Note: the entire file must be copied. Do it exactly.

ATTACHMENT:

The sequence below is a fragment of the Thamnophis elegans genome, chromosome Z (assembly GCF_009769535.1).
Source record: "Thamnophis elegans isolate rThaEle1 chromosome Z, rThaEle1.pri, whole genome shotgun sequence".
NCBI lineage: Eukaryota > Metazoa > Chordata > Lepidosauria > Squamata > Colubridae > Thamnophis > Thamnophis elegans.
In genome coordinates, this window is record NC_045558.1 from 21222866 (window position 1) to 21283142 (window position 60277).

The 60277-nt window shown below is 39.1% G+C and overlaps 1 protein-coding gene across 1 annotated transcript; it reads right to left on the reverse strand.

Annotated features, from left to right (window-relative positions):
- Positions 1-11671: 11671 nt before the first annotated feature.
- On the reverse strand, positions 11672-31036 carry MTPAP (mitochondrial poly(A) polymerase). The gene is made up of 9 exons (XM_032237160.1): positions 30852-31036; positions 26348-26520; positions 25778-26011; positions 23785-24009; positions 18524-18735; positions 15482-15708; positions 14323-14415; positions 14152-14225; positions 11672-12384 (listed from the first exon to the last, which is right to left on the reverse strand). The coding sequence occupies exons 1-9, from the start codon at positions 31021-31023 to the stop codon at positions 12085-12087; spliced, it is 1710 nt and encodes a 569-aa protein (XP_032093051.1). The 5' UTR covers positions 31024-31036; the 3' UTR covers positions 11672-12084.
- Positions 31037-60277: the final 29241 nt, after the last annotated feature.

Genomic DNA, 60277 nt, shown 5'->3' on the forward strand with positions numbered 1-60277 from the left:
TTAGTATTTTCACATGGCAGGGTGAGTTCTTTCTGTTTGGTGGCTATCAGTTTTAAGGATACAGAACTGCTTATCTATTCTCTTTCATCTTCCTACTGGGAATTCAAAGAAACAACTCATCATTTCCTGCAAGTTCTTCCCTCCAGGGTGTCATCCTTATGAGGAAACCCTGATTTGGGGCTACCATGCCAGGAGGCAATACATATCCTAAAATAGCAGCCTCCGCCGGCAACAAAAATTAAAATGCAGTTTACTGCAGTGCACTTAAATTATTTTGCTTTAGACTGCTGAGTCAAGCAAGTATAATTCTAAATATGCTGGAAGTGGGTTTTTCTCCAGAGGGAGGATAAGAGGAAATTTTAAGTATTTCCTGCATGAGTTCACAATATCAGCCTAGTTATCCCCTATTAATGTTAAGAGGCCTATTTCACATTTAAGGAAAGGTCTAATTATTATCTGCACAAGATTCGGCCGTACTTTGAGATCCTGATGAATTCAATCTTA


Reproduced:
The sequence below is a fragment of the Thamnophis elegans genome, chromosome Z (assembly GCF_009769535.1).
Source record: "Thamnophis elegans isolate rThaEle1 chromosome Z, rThaEle1.pri, whole genome shotgun sequence".
NCBI lineage: Eukaryota > Metazoa > Chordata > Lepidosauria > Squamata > Colubridae > Thamnophis > Thamnophis elegans.
In genome coordinates, this window is record NC_045558.1 from 21222866 (window position 1) to 21283142 (window position 60277).

The 60277-nt window shown below is 39.1% G+C and overlaps 1 protein-coding gene across 1 annotated transcript; it reads right to left on the reverse strand.

Annotated features, from left to right (window-relative positions):
- Positions 1-11671: 11671 nt before the first annotated feature.
- On the reverse strand, positions 11672-31036 carry MTPAP (mitochondrial poly(A) polymerase). The gene is made up of 9 exons (XM_032237160.1): positions 30852-31036; positions 26348-26520; positions 25778-26011; positions 23785-24009; positions 18524-18735; positions 15482-15708; positions 14323-14415; positions 14152-14225; positions 11672-12384 (listed from the first exon to the last, which is right to left on the reverse strand). The coding sequence occupies exons 1-9, from the start codon at positions 31021-31023 to the stop codon at positions 12085-12087; spliced, it is 1710 nt and encodes a 569-aa protein (XP_032093051.1). The 5' UTR covers positions 31024-31036; the 3' UTR covers positions 11672-12084.
- Positions 31037-60277: the final 29241 nt, after the last annotated feature.

Genomic DNA, 60277 nt, shown 5'->3' on the forward strand with positions numbered 1-60277 from the left:
TTAGTATTTTCACATGGCAGGGTGAGTTCTTTCTGTTTGGTGGCTATCAGTTTTAAGGATACAGAACTGCTTATCTATTCTCTTTCATCTTCCTACTGGGAATTCAAAGAAACAACTCATCATTTCCTGCAAGTTCTTCCCTCCAGGGTGTCATCCTTATGAGGAAACCCTGATTTGGGGCTACCATGCCAGGAGGCAATACATATCCTAAAATAGCAGCCTCCGCCGGCAACAAAAATTAAAATGCAGTTTACTGCAGTGCACTTAAATTATTTTGCTTTAGACTGCTGAGTCAAGCAAGTATAATTCTAAATATGCTGGAAGTGGGTTTTTCTCCAGAGGGAGGATAAGAGGAAATTTTAAGTATTTCCTGCATGAGTTCACAATATCAGCCTAGTTATCCCCTATTAATGTTAAGAGGCCTATTTCACATTTAAGGAAAGGTCTAATTATTATCTGCACAAGATTCGGCCGTACTTTGAGATCCTGATGAATTCAATCTTA